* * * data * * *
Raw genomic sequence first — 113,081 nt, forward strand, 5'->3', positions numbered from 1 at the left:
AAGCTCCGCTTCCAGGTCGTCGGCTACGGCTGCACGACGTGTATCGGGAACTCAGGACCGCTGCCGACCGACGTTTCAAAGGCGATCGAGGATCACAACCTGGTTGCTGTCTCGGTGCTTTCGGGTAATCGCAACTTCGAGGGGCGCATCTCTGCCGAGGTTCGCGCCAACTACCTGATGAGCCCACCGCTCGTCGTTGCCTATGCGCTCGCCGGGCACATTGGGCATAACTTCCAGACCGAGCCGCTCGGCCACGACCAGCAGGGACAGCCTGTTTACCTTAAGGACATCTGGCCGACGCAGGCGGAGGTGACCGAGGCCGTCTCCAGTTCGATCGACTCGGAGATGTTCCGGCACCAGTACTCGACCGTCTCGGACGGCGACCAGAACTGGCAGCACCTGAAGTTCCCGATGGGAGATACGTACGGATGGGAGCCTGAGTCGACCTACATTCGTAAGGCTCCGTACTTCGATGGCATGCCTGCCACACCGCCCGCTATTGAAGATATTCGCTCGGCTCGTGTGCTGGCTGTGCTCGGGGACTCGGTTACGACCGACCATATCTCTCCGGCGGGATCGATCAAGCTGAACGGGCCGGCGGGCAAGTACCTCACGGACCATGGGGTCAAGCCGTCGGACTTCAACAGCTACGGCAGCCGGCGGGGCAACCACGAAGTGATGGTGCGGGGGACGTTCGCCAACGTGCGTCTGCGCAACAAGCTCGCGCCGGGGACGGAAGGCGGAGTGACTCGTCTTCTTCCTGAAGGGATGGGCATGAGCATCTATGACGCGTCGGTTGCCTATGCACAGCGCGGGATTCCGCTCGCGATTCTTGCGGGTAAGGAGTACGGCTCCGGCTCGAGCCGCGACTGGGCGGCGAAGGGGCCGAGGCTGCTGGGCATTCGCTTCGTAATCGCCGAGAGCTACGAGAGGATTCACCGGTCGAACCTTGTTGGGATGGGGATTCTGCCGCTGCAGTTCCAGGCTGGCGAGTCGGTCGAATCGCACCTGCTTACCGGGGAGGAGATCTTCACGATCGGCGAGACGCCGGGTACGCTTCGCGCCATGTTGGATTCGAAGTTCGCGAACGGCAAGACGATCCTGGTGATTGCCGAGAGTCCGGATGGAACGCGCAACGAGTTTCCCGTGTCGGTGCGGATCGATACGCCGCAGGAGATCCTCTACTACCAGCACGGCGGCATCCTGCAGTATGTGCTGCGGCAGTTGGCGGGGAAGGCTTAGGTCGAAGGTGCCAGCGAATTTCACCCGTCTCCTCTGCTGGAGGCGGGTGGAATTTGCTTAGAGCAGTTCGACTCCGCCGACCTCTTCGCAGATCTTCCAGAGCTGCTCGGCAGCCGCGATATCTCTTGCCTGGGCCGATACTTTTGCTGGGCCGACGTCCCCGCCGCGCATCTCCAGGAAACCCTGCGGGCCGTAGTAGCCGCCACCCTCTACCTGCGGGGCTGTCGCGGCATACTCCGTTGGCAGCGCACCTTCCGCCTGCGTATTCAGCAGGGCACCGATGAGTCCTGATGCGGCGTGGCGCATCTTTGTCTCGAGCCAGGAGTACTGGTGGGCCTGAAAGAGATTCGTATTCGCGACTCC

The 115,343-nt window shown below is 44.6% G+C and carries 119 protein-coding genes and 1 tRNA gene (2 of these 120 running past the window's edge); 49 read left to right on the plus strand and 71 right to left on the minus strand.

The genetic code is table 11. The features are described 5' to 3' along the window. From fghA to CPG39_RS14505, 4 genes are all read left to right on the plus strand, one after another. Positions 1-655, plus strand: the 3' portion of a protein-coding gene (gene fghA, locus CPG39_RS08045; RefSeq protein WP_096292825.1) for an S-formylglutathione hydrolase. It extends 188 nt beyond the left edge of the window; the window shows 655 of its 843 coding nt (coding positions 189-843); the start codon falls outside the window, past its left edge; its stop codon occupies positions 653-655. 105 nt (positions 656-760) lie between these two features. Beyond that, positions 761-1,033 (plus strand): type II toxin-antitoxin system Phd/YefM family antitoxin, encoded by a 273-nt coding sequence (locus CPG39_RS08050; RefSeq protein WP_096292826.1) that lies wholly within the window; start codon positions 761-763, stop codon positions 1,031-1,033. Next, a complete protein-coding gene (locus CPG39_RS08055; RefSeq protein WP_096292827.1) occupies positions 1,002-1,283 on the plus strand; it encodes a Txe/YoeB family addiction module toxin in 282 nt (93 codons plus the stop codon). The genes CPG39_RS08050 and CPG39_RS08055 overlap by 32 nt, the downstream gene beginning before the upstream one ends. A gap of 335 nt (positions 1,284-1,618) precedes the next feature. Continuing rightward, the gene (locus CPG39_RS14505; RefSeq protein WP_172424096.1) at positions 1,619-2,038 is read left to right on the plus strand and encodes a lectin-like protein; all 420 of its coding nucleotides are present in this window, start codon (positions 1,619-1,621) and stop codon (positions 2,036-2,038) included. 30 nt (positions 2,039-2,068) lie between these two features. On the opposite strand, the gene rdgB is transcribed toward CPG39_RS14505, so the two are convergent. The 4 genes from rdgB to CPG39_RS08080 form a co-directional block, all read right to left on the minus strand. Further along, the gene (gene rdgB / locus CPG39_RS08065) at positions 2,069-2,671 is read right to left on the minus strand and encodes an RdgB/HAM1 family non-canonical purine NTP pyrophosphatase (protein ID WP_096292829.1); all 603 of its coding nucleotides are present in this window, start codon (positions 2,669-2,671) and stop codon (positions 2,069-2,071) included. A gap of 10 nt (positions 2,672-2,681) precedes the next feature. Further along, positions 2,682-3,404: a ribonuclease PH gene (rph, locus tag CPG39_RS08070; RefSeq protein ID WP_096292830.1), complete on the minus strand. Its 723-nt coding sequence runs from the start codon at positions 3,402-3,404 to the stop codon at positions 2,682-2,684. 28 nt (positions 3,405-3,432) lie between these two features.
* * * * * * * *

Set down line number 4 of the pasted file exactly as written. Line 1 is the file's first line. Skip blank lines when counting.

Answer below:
The genetic code is table 11. The features are described 5' to 3' along the window. From fghA to CPG39_RS14505, 4 genes are all read left to right on the plus strand, one after another. Positions 1-655, plus strand: the 3' portion of a protein-coding gene (gene fghA, locus CPG39_RS08045; RefSeq protein WP_096292825.1) for an S-formylglutathione hydrolase. It extends 188 nt beyond the left edge of the window; the window shows 655 of its 843 coding nt (coding positions 189-843); the start codon falls outside the window, past its left edge; its stop codon occupies positions 653-655. 105 nt (positions 656-760) lie between these two features. Beyond that, positions 761-1,033 (plus strand): type II toxin-antitoxin system Phd/YefM family antitoxin, encoded by a 273-nt coding sequence (locus CPG39_RS08050; RefSeq protein WP_096292826.1) that lies wholly within the window; start codon positions 761-763, stop codon positions 1,031-1,033. Next, a complete protein-coding gene (locus CPG39_RS08055; RefSeq protein WP_096292827.1) occupies positions 1,002-1,283 on the plus strand; it encodes a Txe/YoeB family addiction module toxin in 282 nt (93 codons plus the stop codon). The genes CPG39_RS08050 and CPG39_RS08055 overlap by 32 nt, the downstream gene beginning before the upstream one ends. A gap of 335 nt (positions 1,284-1,618) precedes the next feature. Continuing rightward, the gene (locus CPG39_RS14505; RefSeq protein WP_172424096.1) at positions 1,619-2,038 is read left to right on the plus strand and encodes a lectin-like protein; all 420 of its coding nucleotides are present in this window, start codon (positions 1,619-1,621) and stop codon (positions 2,036-2,038) included. 30 nt (positions 2,039-2,068) lie between these two features. On the opposite strand, the gene rdgB is transcribed toward CPG39_RS14505, so the two are convergent. The 4 genes from rdgB to CPG39_RS08080 form a co-directional block, all read right to left on the minus strand. Further along, the gene (gene rdgB / locus CPG39_RS08065) at positions 2,069-2,671 is read right to left on the minus strand and encodes an RdgB/HAM1 family non-canonical purine NTP pyrophosphatase (protein ID WP_096292829.1); all 603 of its coding nucleotides are present in this window, start codon (positions 2,669-2,671) and stop codon (positions 2,069-2,071) included. A gap of 10 nt (positions 2,672-2,681) precedes the next feature. Further along, positions 2,682-3,404: a ribonuclease PH gene (rph, locus tag CPG39_RS08070; RefSeq protein ID WP_096292830.1), complete on the minus strand. Its 723-nt coding sequence runs from the start codon at positions 3,402-3,404 to the stop codon at positions 2,682-2,684. 28 nt (positions 3,405-3,432) lie between these two features.